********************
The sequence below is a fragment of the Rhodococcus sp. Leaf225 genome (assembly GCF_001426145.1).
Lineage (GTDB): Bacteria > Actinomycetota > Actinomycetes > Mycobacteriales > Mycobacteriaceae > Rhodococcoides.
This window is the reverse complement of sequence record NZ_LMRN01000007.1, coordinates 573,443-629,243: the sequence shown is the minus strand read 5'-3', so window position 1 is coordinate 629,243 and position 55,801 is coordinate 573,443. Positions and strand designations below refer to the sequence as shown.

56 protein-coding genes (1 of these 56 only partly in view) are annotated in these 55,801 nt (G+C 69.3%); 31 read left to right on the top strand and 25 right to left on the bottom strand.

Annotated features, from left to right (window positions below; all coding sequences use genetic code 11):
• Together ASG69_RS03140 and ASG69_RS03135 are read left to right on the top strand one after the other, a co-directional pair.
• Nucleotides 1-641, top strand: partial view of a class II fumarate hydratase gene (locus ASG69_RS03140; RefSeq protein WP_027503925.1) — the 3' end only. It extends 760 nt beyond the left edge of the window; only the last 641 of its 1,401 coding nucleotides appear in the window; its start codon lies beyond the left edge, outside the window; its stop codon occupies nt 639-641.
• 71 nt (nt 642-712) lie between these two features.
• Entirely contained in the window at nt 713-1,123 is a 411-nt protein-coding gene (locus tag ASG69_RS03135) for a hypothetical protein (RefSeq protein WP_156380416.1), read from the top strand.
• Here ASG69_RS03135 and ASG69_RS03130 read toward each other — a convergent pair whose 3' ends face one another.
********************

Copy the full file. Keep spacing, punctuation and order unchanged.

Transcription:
The sequence below is a fragment of the Rhodococcus sp. Leaf225 genome (assembly GCF_001426145.1).
Lineage (GTDB): Bacteria > Actinomycetota > Actinomycetes > Mycobacteriales > Mycobacteriaceae > Rhodococcoides.
This window is the reverse complement of sequence record NZ_LMRN01000007.1, coordinates 573,443-629,243: the sequence shown is the minus strand read 5'-3', so window position 1 is coordinate 629,243 and position 55,801 is coordinate 573,443. Positions and strand designations below refer to the sequence as shown.

56 protein-coding genes (1 of these 56 only partly in view) are annotated in these 55,801 nt (G+C 69.3%); 31 read left to right on the top strand and 25 right to left on the bottom strand.

Annotated features, from left to right (window positions below; all coding sequences use genetic code 11):
• Together ASG69_RS03140 and ASG69_RS03135 are read left to right on the top strand one after the other, a co-directional pair.
• Nucleotides 1-641, top strand: partial view of a class II fumarate hydratase gene (locus ASG69_RS03140; RefSeq protein WP_027503925.1) — the 3' end only. It extends 760 nt beyond the left edge of the window; only the last 641 of its 1,401 coding nucleotides appear in the window; its start codon lies beyond the left edge, outside the window; its stop codon occupies nt 639-641.
• 71 nt (nt 642-712) lie between these two features.
• Entirely contained in the window at nt 713-1,123 is a 411-nt protein-coding gene (locus tag ASG69_RS03135) for a hypothetical protein (RefSeq protein WP_156380416.1), read from the top strand.
• Here ASG69_RS03135 and ASG69_RS03130 read toward each other — a convergent pair whose 3' ends face one another.